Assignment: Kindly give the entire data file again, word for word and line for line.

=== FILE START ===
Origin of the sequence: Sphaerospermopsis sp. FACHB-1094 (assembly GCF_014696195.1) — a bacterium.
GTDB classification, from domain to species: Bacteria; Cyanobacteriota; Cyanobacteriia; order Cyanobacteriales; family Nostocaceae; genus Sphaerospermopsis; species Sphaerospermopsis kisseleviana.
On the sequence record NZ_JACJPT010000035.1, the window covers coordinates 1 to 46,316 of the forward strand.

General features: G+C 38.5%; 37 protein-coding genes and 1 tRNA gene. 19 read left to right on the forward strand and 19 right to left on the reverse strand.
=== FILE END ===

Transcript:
Origin of the sequence: Sphaerospermopsis sp. FACHB-1094 (assembly GCF_014696195.1) — a bacterium.
GTDB classification, from domain to species: Bacteria; Cyanobacteriota; Cyanobacteriia; order Cyanobacteriales; family Nostocaceae; genus Sphaerospermopsis; species Sphaerospermopsis kisseleviana.
On the sequence record NZ_JACJPT010000035.1, the window covers coordinates 1 to 46,316 of the forward strand.

General features: G+C 38.5%; 37 protein-coding genes and 1 tRNA gene. 19 read left to right on the forward strand and 19 right to left on the reverse strand.